I just saw Ramesh and Kathryn’s posts re Marshall Wittmann. As one of them noted, longtime readers of the Corner may recall that when we started this thing, Rich and I had quite a bit of fun with Wittmann’s various declarations. Then Wittmann stopped his “moose bleats” and the party was over. It now turns out that he’s back — quite unsurprisingly for some of us — writing for the Democratic Leadership Council. Now for all the ribbing we gave him, I agree with Kathryn and everybody else that Wittmann’s a smart and decent guy. Still, I for one think this piece is argued in bad faith — a tendency which got us poking fun at the Bull Moose to begin with.
Wittmann condemns Bush for overspending on the “corporate welfare state” but he also condemns Bush for not spending enough on the plain old welfare state. Pull the cord on each and every bad thing Bush has allegedly done and there is Karl Rove twirling his mustache behind the curtain. He trots out the “What’s the Matter with Kansas” thesis which says the rank-and-file religious right are amiable dunces who get Christian opiates in exchange for the economic shaft.
Wittmann says that Rove is responsible for the Swift Boat ads. He offers no evidence, save for one attempt at guilt-by-association aimed at his old boss, Ralph Reed and the aforementioned theory of Rove is the Father of All Evil. Well, Rove may in fact be more responsible than the evidence shows, but there’s another culprit who is far more provably guilty for the Swift Boat ads than Rove: John McCain, Wittmann’s saint and mentor. If it weren’t for his campaign finance “reform” we would not have these evil 527s. Oh, wait, 527s aren’t evil. Just 527s which criticize John Kerry are evil. Nevertheless, the evidence is clear: John McCain is more responsible for ‘em than Karl Rove is.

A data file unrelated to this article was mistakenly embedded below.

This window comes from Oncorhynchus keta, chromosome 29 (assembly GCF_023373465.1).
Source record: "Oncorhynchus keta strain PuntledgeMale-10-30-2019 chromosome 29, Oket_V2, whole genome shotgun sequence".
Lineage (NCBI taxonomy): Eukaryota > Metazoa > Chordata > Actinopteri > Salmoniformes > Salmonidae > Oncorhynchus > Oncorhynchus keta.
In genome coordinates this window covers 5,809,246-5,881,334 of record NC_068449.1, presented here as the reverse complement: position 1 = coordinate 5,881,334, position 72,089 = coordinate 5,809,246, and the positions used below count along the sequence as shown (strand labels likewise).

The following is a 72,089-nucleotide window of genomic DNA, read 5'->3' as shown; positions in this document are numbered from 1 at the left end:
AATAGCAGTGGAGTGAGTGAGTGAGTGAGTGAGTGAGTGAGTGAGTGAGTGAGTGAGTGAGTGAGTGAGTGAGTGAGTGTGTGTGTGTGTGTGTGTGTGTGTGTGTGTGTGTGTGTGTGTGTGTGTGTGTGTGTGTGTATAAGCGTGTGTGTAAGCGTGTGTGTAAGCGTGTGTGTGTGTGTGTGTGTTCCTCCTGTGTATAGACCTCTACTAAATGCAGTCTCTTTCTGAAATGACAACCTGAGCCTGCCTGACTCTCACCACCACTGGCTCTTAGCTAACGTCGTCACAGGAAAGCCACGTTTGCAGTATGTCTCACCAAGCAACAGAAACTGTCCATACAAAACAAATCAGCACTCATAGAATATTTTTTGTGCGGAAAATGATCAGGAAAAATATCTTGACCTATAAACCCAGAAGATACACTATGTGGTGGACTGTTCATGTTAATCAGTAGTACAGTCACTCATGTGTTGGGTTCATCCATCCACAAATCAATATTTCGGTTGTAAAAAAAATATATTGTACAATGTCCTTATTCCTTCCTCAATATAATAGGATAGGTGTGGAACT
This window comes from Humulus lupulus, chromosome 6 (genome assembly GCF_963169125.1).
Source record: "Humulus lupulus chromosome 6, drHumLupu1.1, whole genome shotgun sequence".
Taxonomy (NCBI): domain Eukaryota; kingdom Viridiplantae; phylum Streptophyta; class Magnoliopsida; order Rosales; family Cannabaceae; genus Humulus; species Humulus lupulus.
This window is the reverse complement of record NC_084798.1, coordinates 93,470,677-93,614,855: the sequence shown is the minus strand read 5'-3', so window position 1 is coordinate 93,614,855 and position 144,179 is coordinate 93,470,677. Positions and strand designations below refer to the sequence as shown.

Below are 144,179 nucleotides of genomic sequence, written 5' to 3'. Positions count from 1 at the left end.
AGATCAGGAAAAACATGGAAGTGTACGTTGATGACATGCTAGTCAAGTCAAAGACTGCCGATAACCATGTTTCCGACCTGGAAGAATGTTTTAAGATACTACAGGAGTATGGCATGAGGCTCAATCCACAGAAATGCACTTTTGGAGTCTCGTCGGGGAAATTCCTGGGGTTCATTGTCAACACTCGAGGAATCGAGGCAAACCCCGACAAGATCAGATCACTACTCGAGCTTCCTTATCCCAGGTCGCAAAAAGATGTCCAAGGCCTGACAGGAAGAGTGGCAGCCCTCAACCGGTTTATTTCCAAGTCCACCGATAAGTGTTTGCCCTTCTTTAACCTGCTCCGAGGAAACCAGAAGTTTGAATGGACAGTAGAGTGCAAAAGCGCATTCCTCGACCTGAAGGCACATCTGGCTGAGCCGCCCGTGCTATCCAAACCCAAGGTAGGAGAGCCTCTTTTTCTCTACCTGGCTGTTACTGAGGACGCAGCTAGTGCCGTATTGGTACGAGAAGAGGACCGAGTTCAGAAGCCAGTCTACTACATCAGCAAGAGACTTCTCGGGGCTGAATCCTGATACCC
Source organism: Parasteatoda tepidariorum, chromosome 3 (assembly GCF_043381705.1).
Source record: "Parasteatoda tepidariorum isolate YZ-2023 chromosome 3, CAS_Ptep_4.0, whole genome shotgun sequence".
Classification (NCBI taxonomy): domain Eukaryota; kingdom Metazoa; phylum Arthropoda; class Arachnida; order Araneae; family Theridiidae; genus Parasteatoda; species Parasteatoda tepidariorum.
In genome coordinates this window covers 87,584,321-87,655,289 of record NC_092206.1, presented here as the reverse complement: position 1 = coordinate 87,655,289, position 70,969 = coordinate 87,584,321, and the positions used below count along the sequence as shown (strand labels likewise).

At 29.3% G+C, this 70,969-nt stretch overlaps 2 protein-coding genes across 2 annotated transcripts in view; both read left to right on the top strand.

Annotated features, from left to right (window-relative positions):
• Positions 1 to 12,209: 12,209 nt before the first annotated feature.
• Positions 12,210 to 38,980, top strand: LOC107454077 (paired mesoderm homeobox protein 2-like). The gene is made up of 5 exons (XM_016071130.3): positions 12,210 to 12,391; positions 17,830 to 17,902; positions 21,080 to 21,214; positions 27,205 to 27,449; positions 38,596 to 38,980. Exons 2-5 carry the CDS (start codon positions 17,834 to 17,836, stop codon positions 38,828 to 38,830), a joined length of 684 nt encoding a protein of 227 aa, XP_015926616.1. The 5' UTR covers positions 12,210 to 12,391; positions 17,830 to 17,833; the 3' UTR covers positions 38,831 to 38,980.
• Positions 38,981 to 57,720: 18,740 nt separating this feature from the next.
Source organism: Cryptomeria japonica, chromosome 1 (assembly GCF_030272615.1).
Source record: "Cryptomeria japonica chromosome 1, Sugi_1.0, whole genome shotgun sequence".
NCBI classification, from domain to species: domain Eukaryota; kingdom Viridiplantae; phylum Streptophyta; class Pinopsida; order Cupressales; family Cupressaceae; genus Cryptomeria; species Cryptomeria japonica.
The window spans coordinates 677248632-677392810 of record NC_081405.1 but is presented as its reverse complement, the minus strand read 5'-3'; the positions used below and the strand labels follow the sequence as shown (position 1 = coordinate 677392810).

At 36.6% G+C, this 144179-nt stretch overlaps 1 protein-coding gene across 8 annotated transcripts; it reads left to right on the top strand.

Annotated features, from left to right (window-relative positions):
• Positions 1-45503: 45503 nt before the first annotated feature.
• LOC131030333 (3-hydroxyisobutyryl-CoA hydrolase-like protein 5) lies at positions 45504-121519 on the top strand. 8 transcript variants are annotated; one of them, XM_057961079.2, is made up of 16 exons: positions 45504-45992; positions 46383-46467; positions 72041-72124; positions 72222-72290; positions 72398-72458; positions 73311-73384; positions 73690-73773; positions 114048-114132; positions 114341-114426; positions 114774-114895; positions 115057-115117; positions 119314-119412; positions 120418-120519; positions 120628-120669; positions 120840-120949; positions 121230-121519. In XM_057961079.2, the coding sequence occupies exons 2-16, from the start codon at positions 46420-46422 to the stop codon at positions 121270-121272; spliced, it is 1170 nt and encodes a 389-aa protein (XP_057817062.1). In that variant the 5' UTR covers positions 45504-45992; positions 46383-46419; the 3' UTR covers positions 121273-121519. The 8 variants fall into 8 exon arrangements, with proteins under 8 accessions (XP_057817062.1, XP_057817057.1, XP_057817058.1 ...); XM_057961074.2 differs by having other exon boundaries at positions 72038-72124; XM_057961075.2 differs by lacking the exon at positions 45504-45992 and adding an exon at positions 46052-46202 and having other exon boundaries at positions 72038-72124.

Ramesh’s point about Wittmann’s support of Buchanan raises an interesting point for another day. Wittmann’s not an ideological conservative and probably never was. He’s a rightwing populist, and populists of all stripes always end up being statists when they try to translate their views into a political agenda.